Forced maternity leave discriminatory

Cases

Forced maternity leave discriminatory

A pregnant child care worker who was directed to go on maternity leave because she had a back injury has been held to have been discriminated against on the grounds of pregnancy and impairment.

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A pregnant child care worker who was directed to go on maternity leave because she had a back injury has been held to have been discriminated against on the grounds of pregnancy and impairment.

The above decision of the Victorian Anti-Discrimination Tribunal highlights the need for employers to be cautious when making assumptions about an employee’s apparent inability to do a job because they are pregnant and/or have a disability (Kogoi v East Bentleigh Child Care Centre, No 38 of 1995).

The complainant worked at the employer’s child care centre for over four years before becoming pregnant.

During the early stages of her pregnancy she experienced back pain caused by repetitive lifting of infants.

The complainant asked if she could work a four day week on the basis that pregnant staff had been allowed to do so in the past.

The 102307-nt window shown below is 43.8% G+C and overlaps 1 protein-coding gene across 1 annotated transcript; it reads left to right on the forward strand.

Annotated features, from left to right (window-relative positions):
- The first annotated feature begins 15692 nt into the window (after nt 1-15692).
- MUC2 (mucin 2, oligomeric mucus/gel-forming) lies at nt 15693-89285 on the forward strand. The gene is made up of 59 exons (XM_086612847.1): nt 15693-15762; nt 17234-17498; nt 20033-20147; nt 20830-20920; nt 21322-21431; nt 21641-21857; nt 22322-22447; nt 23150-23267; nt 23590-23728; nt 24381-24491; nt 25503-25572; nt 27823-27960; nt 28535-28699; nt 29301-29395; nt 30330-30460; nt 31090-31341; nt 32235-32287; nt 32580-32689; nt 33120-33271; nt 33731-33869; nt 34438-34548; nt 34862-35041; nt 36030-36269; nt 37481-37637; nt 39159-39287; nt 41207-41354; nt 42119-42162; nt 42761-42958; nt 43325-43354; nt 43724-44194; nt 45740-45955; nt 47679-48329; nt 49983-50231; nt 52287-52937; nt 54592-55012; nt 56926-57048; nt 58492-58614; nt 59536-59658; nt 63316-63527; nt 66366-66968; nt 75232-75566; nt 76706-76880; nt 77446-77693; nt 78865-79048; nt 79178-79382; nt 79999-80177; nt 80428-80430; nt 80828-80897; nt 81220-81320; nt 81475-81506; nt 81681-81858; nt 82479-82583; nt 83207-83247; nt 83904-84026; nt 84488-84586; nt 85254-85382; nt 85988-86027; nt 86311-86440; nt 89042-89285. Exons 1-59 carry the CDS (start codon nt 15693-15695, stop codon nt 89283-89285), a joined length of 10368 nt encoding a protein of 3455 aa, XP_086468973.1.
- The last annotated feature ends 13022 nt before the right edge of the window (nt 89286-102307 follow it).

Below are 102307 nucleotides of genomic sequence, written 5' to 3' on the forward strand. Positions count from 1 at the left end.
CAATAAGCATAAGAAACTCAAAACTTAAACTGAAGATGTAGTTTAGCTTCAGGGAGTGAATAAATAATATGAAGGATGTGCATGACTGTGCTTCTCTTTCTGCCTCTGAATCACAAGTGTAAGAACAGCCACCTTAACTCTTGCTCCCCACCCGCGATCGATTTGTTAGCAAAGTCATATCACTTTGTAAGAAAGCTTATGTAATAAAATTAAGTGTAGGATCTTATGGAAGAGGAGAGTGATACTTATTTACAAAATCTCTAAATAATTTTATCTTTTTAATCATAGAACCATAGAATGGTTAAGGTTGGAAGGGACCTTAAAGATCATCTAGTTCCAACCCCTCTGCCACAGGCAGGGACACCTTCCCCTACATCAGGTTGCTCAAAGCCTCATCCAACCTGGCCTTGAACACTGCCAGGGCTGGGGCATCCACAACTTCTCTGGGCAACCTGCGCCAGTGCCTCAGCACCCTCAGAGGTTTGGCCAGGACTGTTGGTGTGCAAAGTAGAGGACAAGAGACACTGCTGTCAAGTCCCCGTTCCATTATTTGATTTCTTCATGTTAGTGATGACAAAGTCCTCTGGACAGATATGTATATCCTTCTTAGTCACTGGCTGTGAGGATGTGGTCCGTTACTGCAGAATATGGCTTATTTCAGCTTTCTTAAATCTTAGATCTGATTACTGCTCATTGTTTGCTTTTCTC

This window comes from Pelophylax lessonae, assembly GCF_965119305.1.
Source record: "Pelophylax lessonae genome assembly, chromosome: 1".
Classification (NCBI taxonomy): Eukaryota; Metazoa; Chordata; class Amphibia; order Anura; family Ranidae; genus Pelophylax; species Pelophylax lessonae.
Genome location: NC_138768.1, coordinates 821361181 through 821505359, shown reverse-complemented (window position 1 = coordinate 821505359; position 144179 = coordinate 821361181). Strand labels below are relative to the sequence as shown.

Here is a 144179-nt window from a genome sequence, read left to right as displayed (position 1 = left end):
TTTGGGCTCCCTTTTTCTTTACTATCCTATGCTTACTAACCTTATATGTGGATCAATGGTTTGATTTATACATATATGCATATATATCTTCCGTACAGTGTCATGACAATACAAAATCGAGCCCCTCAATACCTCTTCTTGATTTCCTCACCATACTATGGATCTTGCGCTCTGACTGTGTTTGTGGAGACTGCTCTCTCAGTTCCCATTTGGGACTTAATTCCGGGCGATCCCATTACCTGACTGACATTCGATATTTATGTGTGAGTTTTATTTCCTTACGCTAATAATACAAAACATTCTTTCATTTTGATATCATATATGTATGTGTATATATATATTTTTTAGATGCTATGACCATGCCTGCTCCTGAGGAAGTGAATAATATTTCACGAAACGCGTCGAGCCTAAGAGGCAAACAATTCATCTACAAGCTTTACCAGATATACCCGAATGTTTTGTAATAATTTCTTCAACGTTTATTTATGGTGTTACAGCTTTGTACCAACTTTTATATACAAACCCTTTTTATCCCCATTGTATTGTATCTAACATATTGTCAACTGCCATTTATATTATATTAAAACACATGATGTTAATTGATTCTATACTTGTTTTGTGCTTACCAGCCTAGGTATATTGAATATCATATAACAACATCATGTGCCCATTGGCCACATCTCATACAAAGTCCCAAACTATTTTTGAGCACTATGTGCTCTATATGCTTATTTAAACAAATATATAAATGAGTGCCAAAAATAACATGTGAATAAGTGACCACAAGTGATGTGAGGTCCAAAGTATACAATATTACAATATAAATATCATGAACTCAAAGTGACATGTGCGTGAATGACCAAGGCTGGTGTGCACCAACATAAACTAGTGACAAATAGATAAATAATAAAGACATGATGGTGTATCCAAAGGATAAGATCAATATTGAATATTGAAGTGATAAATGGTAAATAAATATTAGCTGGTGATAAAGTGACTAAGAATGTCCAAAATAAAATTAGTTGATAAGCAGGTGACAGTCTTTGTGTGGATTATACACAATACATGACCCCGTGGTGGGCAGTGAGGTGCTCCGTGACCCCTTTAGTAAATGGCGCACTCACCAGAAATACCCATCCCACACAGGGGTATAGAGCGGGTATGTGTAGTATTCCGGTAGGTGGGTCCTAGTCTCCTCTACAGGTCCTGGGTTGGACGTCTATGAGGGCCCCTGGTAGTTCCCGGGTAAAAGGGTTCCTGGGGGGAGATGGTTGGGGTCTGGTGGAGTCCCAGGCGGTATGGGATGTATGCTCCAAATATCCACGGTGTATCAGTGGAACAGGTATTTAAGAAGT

The complainant was told that she could not move to a four day week because it would affect the continuity of care in the area she worked. The complainant then asked if she could be transferred to another area which required less frequent lifting.

The complainant produced medical certificates from her osteopath and doctor supporting her claim that she be moved to a work area which required less frequent lifting. The manager, after briefly looking at the certificates, said that it would still be unsafe for the complainant to continue working.

The complainant was subsequently told that she should go on maternity leave immediately because it was unsafe for her to remain at work. The complainant reluctantly agreed.

Employer’s submissions

In the proceedings before the Tribunal, the employer argued that the complainant’s inability to lift children meant that she was unable to perform the inherent requirements of the job.

The employer also argued that it was obligated to ensure compliance with occupational health and safety regulations, and that in view of the medical advice regarding lifting restrictions and expectations that back problems would increase with pregnancy, it had acted responsibly by requiring the complainant to take maternity leave.

Tribunal’s findings

The Tribunal held however, based on the medical evidence, that the complainant was capable of remaining in employment in the area she had requested to work in. In failing to allow the complainant to move, the Tribunal held that the employer had acted discriminatory.

The Tribunal further held that the employer’s failure to allow the complainant to reduce her working week from five to four days a week was discriminatory.

The Tribunal noted that, due to the high turnover of staff at the centre, retaining the complainant would have achieved greater continuity.

The Tribunal also dismissed the employer’s submission that it’s actions were required by relevant health and safety regulations.

The complainant was awarded $12,706.20 damages as compensation for lost wages.

 

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